There isn’t quite enough space to talk about all the hybrids, so I’ll focus on my favourite red, a recent discovery, the Lucie Kuhlmann. This is another winter-hardy variety (the Nova Scotians have to be very practical about this) with berry fruit, smokey and even spicy notes. While cool-climate red wines are often characterized by their light body, high acidity and low tannin due to the shortness of the growing season, this wine has a medium acidity, body and tannins, so it is a nice option for those looking for a local option packing a bigger punch and arguably better balanced.

Looking over the Annapolis Valley from Luckett’s Vineyard. The view of Minas Basin from the deck at Blomidon Winery. The geography surrounding wine country is characterized by tidal basins like this one: this is an inlet off of the Bay of Fundy, which is known for having the highest (and lowest) tides in the world. So…. no shortage of water, I suppose.

Our next stop is Blomidon Estate Winery, where I’ve been connected to the winemaker Simon Rafuse through the alumni network of ex-Zind Humbrecht interns. Simon introduces us to Nova Scotia’s signature style: sparkling wine. Sparkling wine makes sense in cooler climate wine regions (like Champagne!) because the ideal ingredients – grapes with high acidity and lower sugar levels – are readily available thanks to the shorter growing season. Simon shows off three of his sparkling wines; the tasting starts with a fruity, off-dry Crémant, and finishes with a crisp and zingy Late Pick Chardonnay. The latter is my favourite, and it seems the locals prefer zingy as well so clearly I’m starting to develop an East Coast palate!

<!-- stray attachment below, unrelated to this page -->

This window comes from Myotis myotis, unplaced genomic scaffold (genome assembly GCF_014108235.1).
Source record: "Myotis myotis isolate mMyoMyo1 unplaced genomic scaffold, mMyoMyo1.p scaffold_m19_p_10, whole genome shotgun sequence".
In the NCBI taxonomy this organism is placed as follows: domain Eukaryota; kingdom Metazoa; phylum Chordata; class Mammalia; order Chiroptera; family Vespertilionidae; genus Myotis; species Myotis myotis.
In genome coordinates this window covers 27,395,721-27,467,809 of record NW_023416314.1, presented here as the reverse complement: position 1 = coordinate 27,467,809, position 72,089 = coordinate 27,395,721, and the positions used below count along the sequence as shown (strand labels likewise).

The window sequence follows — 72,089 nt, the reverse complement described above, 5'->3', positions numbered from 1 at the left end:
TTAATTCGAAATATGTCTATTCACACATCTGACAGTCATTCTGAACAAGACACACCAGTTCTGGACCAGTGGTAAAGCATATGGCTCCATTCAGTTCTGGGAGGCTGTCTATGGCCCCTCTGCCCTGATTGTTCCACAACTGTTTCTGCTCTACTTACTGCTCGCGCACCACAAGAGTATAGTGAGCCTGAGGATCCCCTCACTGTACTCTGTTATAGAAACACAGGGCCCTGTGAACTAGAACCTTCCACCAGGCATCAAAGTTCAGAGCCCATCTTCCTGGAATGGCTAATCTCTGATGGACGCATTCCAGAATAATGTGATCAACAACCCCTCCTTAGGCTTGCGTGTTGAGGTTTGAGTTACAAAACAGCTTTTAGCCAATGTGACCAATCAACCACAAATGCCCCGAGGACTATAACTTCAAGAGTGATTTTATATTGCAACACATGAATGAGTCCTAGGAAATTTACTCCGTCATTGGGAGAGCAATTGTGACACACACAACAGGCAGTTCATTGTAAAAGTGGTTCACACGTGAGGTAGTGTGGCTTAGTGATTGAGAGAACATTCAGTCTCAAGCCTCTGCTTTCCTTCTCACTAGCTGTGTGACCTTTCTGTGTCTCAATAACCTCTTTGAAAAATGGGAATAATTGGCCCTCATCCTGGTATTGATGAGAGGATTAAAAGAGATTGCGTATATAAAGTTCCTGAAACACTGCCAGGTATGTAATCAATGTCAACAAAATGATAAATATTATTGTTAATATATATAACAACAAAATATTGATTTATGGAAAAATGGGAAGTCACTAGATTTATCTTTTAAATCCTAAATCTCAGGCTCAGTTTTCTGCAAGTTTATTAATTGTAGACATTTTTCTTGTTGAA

Lobster traps piled up while trawlers (? trollers? squid jiggers? Fishing vessels! I’m not up on my nautical lingo!) hang by the pier. Though this is ocean, the inlets still freeze up so some of the boats are pulled up onto land in between fishing trips. An abnormally calm day shows the sea and sky mirror images of each other.

The holiday includes lots of family time for me, plenty of eating and drinking, and of course, some touring around to see the sights (though mostly snow covered). And there’s no visiting Nova Scotia without stopping by Peggy’s Cove. Though the cove is famous for its lighthouse and big waves, we are just in time to catch the unusual sight of tranquil waves reflecting a picturesque and pink sunset.

Taylor siblings enjoying the sunset at Peggy’s Cove.

So farewell, farewell to Nova Scotia’s charms,
For it’s early in the morning and I’m far, far away.